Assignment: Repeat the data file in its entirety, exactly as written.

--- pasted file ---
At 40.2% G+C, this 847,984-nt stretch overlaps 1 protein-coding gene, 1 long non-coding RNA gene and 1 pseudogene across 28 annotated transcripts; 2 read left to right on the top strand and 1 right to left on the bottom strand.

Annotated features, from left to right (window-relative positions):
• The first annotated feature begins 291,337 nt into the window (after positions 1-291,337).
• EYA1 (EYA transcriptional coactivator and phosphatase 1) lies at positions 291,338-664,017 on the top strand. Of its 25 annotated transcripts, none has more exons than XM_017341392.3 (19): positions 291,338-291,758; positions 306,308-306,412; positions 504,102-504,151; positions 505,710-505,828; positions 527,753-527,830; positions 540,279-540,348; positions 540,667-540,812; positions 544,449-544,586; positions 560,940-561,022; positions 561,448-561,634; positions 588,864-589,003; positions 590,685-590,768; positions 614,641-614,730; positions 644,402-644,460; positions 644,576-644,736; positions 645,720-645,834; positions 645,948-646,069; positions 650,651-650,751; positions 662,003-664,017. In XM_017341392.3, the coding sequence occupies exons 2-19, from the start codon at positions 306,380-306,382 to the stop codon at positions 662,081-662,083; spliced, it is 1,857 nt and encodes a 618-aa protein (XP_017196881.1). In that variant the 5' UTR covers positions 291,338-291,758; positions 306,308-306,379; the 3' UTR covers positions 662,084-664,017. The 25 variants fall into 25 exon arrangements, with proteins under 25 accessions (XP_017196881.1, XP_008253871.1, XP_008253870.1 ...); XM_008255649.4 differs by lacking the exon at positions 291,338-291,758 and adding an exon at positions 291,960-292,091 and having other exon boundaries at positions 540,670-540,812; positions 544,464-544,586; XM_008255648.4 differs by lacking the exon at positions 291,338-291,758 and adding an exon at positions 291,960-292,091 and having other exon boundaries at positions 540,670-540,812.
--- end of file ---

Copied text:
At 40.2% G+C, this 847,984-nt stretch overlaps 1 protein-coding gene, 1 long non-coding RNA gene and 1 pseudogene across 28 annotated transcripts; 2 read left to right on the top strand and 1 right to left on the bottom strand.

Annotated features, from left to right (window-relative positions):
• The first annotated feature begins 291,337 nt into the window (after positions 1-291,337).
• EYA1 (EYA transcriptional coactivator and phosphatase 1) lies at positions 291,338-664,017 on the top strand. Of its 25 annotated transcripts, none has more exons than XM_017341392.3 (19): positions 291,338-291,758; positions 306,308-306,412; positions 504,102-504,151; positions 505,710-505,828; positions 527,753-527,830; positions 540,279-540,348; positions 540,667-540,812; positions 544,449-544,586; positions 560,940-561,022; positions 561,448-561,634; positions 588,864-589,003; positions 590,685-590,768; positions 614,641-614,730; positions 644,402-644,460; positions 644,576-644,736; positions 645,720-645,834; positions 645,948-646,069; positions 650,651-650,751; positions 662,003-664,017. In XM_017341392.3, the coding sequence occupies exons 2-19, from the start codon at positions 306,380-306,382 to the stop codon at positions 662,081-662,083; spliced, it is 1,857 nt and encodes a 618-aa protein (XP_017196881.1). In that variant the 5' UTR covers positions 291,338-291,758; positions 306,308-306,379; the 3' UTR covers positions 662,084-664,017. The 25 variants fall into 25 exon arrangements, with proteins under 25 accessions (XP_017196881.1, XP_008253871.1, XP_008253870.1 ...); XM_008255649.4 differs by lacking the exon at positions 291,338-291,758 and adding an exon at positions 291,960-292,091 and having other exon boundaries at positions 540,670-540,812; positions 544,464-544,586; XM_008255648.4 differs by lacking the exon at positions 291,338-291,758 and adding an exon at positions 291,960-292,091 and having other exon boundaries at positions 540,670-540,812.